Where does research begin and end, or where should it?
For some time now, I have been pondering the notion of how we need to consider changing where research begins and ends. Traditionally research starts with writing a grant and usually finishes with publishing a paper – it’s funny, I have never thought about the way we currently bookend our research with a bunch of writing to justify ourselves! But, with all the discussion around translation and research impact the goal posts are moving. Knowledge translation is the underpinning process that gives us a pathway to research impact, with impact being the ultimate thing we are trying to create and if you ask funders….measure!
Is translation an add on to the research process or should it be embedded? The answer is yes, no and maybe!
Simply put, if we are to create impact, then we must do research that is relevant, meets a user’s needs and is delivered in a way that is appropriate to those needs and understanding. There are exceptions to this rule – cue happy sigh of the basic scientists. Indeed, in some cases, the use or user may not be known until the end of the process. However, KT still applies, only it will look a little different. You may recall the differences in integrated and end-of-grant KT as shown below.
Involves collaboration between researchers and knowledge users at every stage of the research process – from shaping the research question, to interpreting the results, to disseminating the research findings into practice. This co-production of research increases the likelihood that the results of a project will be relevant to end-users, thereby improving the possibility of uptake and application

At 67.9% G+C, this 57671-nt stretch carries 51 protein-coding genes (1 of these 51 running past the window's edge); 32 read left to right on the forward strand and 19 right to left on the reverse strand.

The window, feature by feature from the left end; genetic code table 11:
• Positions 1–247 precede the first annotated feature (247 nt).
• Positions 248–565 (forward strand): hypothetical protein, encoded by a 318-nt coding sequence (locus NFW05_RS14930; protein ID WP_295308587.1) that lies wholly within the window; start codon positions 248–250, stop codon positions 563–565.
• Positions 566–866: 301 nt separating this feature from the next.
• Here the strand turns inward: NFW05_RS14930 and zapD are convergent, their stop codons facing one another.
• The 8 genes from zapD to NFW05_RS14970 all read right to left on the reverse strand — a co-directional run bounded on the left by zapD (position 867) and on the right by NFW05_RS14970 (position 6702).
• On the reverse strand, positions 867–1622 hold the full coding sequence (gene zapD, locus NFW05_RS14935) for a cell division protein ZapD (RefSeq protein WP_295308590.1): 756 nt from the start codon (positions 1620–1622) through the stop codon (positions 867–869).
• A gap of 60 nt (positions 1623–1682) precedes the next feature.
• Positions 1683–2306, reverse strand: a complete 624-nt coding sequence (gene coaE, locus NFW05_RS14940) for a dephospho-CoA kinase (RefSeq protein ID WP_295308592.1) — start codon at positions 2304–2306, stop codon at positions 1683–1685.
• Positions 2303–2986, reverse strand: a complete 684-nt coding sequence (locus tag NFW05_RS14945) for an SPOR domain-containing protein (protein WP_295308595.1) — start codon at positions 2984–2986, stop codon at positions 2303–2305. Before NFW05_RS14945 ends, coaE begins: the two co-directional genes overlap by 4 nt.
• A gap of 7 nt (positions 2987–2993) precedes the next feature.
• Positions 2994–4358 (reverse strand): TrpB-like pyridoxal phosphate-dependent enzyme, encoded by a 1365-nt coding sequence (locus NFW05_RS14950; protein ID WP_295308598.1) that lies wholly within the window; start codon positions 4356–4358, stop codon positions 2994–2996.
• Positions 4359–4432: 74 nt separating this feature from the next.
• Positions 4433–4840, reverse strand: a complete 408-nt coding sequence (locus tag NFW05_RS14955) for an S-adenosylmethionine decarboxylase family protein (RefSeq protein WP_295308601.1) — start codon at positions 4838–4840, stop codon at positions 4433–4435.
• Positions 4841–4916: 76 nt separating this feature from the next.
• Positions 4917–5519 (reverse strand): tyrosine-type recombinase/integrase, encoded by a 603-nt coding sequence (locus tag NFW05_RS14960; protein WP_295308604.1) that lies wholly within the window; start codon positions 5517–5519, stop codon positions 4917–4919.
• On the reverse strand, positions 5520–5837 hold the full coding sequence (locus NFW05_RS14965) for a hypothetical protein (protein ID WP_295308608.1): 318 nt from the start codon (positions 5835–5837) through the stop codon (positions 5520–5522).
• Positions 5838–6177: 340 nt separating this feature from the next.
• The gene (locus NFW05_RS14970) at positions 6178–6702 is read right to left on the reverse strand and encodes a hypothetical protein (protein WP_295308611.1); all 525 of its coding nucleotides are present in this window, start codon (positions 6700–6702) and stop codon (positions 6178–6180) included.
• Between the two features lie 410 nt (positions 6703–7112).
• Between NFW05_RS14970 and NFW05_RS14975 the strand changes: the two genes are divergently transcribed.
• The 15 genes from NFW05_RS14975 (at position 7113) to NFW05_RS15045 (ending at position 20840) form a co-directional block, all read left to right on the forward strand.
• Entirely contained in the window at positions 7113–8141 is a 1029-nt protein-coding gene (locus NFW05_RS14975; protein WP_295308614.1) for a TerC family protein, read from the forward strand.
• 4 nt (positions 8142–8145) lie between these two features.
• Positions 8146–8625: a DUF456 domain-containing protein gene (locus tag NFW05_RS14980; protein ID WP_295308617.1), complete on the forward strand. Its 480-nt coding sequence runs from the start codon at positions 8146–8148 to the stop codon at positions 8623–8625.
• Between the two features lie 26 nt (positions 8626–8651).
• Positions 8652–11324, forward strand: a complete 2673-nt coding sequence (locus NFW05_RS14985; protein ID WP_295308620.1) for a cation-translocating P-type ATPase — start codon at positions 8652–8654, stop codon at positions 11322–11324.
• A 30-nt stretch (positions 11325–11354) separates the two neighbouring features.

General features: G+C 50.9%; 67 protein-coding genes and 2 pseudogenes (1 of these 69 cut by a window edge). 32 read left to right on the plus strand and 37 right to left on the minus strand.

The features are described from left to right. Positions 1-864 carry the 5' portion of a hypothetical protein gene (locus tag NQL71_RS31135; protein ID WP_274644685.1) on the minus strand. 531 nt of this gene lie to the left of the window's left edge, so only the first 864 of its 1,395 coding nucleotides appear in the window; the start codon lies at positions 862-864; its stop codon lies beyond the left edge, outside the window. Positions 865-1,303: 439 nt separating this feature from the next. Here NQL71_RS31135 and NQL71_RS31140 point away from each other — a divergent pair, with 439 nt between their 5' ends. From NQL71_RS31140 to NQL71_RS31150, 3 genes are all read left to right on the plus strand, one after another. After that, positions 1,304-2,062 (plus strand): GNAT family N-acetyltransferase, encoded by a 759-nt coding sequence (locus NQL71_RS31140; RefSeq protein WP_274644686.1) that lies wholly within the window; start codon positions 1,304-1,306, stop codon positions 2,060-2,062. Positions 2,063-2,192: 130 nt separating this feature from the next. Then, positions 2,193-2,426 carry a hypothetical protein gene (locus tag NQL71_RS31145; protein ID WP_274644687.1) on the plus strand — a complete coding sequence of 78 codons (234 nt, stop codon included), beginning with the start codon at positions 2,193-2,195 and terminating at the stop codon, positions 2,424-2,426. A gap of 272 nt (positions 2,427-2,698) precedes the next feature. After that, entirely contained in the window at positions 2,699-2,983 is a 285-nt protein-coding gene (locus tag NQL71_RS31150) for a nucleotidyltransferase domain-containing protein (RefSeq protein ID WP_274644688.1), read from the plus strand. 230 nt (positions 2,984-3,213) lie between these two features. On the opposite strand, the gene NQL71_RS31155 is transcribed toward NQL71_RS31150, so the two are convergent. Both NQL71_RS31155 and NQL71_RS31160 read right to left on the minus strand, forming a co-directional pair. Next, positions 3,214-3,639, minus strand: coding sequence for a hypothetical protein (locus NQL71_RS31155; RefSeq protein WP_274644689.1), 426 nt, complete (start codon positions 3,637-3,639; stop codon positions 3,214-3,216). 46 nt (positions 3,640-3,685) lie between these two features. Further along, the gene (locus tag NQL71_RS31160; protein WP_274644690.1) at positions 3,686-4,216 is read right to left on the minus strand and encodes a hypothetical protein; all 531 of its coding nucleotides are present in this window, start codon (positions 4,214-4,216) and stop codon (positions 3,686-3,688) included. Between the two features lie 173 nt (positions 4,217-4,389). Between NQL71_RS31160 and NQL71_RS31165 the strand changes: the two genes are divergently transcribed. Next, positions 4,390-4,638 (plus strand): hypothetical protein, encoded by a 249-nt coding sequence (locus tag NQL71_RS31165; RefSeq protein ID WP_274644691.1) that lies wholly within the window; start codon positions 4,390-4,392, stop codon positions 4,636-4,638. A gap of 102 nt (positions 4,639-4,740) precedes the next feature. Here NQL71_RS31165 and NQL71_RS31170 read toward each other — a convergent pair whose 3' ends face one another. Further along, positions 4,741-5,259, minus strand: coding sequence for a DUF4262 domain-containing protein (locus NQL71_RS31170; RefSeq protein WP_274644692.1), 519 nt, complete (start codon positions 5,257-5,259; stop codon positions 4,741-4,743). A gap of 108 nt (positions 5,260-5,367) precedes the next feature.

The dissemination of findings generated from research once a project is completed, depending on the extent to which there are mature findings appropriate for dissemination. Researchers who undertake traditional dissemination activities such as publishing in peer-reviewed journals and presenting their research at conferences and workshops are engaging in end-of-grant knowledge translation.
Relationships, interactions and dialogue between multidisciplinary research groups and stakeholder groups create buy-in are crucial for successful KT. These interactions increase the likely uptake of your knowledge in some form, be it to change behaviour, guide discussions, or for more tangible changes. The inclusion of a variety of stakeholders, from policymakers, planners and managers, private sector industries and consumer groups within different areas of health care and health policy, helps to shape questions and solutions while representing the interests of research user groups (Sudsawad). Additionally, the engagement between researchers and research user groups facilitates an understanding of each other environments that help the utilisation process (Mitton). This evidence points to the importance of early engagement and a more integrated process of translation, hence altering where the research process begins and ends.
Other types of research may not need consistent engagement, but I would argue that a well thought out KT plan would add significant value to any research endeavour, and this would be considered at the research development stage, hence the “maybe”. Additionally, we should be finding additional ways of sharing new knowledge from our research, be it sharing with an academic audience or a non-academic audience; this would require moving the finish line just a little.
I first started to ponder this question at the Medical Research Future Fund (MRFF) Public Forum held in Melbourne. It was explicitly stated that the fund was to be used to fund research and not translation. However, I think that translation should be considered an integral part of the process of research,l and how we share that work with others. The MRFF has an opportunity to move the goal posts and change where research begins and ends with its funding process, particularly if it is to meet its strategic objectives, all of which are pointed heavily toward translation and impact.